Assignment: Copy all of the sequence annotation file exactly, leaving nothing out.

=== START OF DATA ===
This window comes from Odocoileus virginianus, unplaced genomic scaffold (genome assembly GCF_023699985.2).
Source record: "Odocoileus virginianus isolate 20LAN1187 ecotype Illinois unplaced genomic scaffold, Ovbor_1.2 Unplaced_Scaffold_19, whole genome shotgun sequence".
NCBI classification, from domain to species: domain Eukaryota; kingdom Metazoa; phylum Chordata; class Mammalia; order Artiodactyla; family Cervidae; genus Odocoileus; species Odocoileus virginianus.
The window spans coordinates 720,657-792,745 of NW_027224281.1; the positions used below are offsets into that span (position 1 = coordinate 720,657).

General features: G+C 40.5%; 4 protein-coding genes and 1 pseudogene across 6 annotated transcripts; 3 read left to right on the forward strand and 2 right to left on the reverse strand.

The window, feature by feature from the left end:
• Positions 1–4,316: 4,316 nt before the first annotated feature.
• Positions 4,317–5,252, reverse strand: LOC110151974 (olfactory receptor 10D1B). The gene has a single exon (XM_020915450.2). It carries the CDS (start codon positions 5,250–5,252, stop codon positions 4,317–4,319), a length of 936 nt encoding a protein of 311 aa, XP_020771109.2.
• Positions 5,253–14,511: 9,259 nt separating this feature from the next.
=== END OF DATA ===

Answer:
This window comes from Odocoileus virginianus, unplaced genomic scaffold (genome assembly GCF_023699985.2).
Source record: "Odocoileus virginianus isolate 20LAN1187 ecotype Illinois unplaced genomic scaffold, Ovbor_1.2 Unplaced_Scaffold_19, whole genome shotgun sequence".
NCBI classification, from domain to species: domain Eukaryota; kingdom Metazoa; phylum Chordata; class Mammalia; order Artiodactyla; family Cervidae; genus Odocoileus; species Odocoileus virginianus.
The window spans coordinates 720,657-792,745 of NW_027224281.1; the positions used below are offsets into that span (position 1 = coordinate 720,657).

General features: G+C 40.5%; 4 protein-coding genes and 1 pseudogene across 6 annotated transcripts; 3 read left to right on the forward strand and 2 right to left on the reverse strand.

The window, feature by feature from the left end:
• Positions 1–4,316: 4,316 nt before the first annotated feature.
• Positions 4,317–5,252, reverse strand: LOC110151974 (olfactory receptor 10D1B). The gene has a single exon (XM_020915450.2). It carries the CDS (start codon positions 5,250–5,252, stop codon positions 4,317–4,319), a length of 936 nt encoding a protein of 311 aa, XP_020771109.2.
• Positions 5,253–14,511: 9,259 nt separating this feature from the next.